This thought takes me to the 2021 movie “Belfast,” which I saw last week with a tagline of the following for all those who were forced to leave Ireland by the circumstances of their lives, “No matter how far you go, you never forget where you came from.” That thread leads me to a novel I read yesterday by Dublin native Emma Donoghue entitled “Akin.” Donoghue has a Ph.D. in literature from the University of Cambridge, and her novel demonstrates in a most brilliant fashion cultural literacy/educated imagination with literary and historical references.

But back to Northern Ireland. Have I lost you? If so, please accept my apologies.

I’m flipping through photos I took in Northern Ireland, still a part of the British Empire about which at one time was said, “The sun never sets on the British Empire.” That was said because, of course, the Brits had colonized many parts of the world, using the resources of other places to supplement what they didn’t have as a small island nation. I have a photo of the Stormont Building where the Northern Ireland legislature meets. With the hostility between the Protestants and the Catholics, I would say that the ongoing “Troubles” make for interesting sessions in that building. And I’m looking at a photo that shows the shipyard in Belfast where the “Titanic” was built and the Ferris Wheel. My photo collection from Northern Ireland includes images of a dozen of the murals that populate the buildings in Belfast with the likeness of Bobby Sands, masked militia with long guns, and “Liberty or Death” verbiage. One last tidbit about Belfast. We went into a small tavern filled with retired postal workers who were celebrating the author a book that one of them had recently published. As I looked around as these elderly men, I saw images of my Irish father, Caleb Bowling, of what he would have looked like had he been privileged to live to be an old man. And I was humbled.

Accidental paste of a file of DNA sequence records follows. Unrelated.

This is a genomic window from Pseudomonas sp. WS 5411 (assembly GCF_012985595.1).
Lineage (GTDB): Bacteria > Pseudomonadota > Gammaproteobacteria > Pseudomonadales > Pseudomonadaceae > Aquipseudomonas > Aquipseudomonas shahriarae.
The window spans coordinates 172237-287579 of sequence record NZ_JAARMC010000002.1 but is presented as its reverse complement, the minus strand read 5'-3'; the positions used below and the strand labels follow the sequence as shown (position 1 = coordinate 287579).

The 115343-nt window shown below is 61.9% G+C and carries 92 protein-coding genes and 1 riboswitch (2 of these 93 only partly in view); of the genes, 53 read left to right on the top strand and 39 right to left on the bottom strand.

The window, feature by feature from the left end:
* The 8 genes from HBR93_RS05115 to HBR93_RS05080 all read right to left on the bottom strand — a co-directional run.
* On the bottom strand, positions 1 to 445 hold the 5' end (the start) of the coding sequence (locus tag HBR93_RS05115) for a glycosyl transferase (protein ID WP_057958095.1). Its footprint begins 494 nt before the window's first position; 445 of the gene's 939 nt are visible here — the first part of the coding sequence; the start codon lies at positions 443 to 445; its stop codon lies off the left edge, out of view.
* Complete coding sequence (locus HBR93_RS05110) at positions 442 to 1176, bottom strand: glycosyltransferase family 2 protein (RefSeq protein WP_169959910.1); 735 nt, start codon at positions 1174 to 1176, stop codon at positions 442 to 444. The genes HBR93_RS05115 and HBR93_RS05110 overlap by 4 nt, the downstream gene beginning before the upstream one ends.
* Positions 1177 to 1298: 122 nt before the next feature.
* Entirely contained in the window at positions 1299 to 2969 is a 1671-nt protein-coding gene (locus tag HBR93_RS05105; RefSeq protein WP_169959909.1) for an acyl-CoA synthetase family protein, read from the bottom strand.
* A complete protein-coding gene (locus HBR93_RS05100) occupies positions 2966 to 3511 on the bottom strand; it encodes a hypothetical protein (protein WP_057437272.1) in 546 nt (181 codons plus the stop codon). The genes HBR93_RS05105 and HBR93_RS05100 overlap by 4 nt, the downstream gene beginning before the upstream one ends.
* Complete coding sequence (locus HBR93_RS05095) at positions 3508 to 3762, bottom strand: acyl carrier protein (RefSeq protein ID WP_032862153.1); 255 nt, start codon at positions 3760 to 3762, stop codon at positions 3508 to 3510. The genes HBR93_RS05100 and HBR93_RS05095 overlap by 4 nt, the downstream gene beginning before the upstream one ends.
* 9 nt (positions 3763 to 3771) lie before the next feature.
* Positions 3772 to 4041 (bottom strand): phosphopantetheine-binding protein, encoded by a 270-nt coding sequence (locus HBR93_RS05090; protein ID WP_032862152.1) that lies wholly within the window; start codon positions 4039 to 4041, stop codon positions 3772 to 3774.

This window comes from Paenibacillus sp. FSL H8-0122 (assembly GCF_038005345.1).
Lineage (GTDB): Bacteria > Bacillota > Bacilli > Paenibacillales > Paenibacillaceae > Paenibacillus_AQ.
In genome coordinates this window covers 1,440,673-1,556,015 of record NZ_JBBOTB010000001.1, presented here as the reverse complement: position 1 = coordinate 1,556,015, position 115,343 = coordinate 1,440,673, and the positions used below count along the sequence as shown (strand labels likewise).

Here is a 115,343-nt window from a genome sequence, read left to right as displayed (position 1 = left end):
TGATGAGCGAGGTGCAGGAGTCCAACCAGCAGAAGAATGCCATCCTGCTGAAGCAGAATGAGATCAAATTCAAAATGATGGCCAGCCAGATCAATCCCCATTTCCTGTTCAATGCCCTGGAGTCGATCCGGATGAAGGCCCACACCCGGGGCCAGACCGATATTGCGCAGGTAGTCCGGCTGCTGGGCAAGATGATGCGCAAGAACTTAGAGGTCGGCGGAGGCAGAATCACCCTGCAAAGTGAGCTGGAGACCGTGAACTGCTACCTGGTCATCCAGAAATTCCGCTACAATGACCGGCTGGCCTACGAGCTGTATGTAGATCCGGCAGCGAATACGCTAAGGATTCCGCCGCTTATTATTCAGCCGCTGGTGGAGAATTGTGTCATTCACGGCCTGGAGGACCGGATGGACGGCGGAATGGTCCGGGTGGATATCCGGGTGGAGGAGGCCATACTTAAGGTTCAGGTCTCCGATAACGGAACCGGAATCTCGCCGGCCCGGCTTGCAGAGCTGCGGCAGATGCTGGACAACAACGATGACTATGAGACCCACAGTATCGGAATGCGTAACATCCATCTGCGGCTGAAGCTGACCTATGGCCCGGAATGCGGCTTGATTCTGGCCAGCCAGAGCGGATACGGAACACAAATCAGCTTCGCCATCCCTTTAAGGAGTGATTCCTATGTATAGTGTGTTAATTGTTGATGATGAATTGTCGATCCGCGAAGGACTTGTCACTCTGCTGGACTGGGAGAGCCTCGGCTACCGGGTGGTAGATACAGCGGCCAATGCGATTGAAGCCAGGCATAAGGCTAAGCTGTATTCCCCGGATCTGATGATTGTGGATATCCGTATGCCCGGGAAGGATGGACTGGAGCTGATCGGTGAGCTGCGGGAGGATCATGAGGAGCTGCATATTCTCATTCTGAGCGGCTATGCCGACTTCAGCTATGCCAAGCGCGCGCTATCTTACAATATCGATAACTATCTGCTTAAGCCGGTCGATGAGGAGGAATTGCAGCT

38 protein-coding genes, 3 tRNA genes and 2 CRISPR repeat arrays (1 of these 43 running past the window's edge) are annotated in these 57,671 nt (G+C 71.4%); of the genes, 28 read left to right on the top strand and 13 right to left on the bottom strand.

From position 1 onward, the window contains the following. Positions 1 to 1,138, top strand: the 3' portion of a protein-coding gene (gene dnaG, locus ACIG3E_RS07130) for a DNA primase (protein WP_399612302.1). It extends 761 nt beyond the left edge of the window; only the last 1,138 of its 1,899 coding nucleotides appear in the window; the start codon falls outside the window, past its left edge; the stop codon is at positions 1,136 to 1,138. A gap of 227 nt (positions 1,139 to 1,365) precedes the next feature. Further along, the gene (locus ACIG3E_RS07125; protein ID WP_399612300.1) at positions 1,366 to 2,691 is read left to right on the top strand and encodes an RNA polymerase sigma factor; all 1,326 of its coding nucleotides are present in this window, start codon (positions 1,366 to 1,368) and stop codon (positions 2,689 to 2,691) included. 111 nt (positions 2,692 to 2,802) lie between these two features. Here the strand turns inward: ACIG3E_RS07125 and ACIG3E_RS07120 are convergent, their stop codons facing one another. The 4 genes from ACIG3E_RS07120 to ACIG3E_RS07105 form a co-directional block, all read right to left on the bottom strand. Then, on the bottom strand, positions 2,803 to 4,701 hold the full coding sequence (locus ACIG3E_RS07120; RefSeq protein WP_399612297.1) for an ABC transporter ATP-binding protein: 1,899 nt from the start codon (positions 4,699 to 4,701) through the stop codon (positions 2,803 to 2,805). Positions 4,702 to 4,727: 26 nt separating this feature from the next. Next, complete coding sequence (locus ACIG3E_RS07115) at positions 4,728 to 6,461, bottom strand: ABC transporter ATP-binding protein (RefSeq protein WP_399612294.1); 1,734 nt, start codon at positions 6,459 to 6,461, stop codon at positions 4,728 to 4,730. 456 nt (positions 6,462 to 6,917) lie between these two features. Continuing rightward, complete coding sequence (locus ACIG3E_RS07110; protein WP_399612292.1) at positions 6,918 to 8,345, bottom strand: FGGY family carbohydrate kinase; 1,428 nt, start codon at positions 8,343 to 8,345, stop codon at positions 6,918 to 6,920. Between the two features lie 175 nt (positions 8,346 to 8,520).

One day Gary and I traveled by train and taxi to the small town of Avoca (and by bus back to Dublin) where the BBC series “Ballykissangel” was filmed. In one photo, Gary is standing in front of the famous tavern Fitzgerald’s and later inside the bar which sports photos of the actors in the series. I will conclude this sentimental journey with telling you that yes, I did take a photo of the bridge that plays such an important part in the “Ballykissangel” series. That bridge is symbolic of our lives. We venture out from our side of bridges, travel across to other places. As we do, we take parts of ourselves with us, but when we return and cross that bridge back to our departure place, we are changed, immeasurably enriched.

In conclusion, you’re probably asking about the Blarney Stone at Blarney Castle or the Cliffs of Moher? The trip with my husband was just one trip. I had been twice before, once with the Edison State Travel Abroad program. I’m getting my passport renewed or I might need to start all over with a new one. And the drugstore to get the required photo is only a few blocks from my house.

Vivian B. Blevins, Ph.D., a graduate of The Ohio State University, served as a community college president for 15 years in Kentucky, Texas, California, and Missouri before returning to Ohio to teach telecommunication employees from around the country and students at Edison State Community College and to work with veterans. Viewpoints expressed in the article are the work of the author. The Miami Valley Today does not endorse these viewpoints nor the independent activities of the author.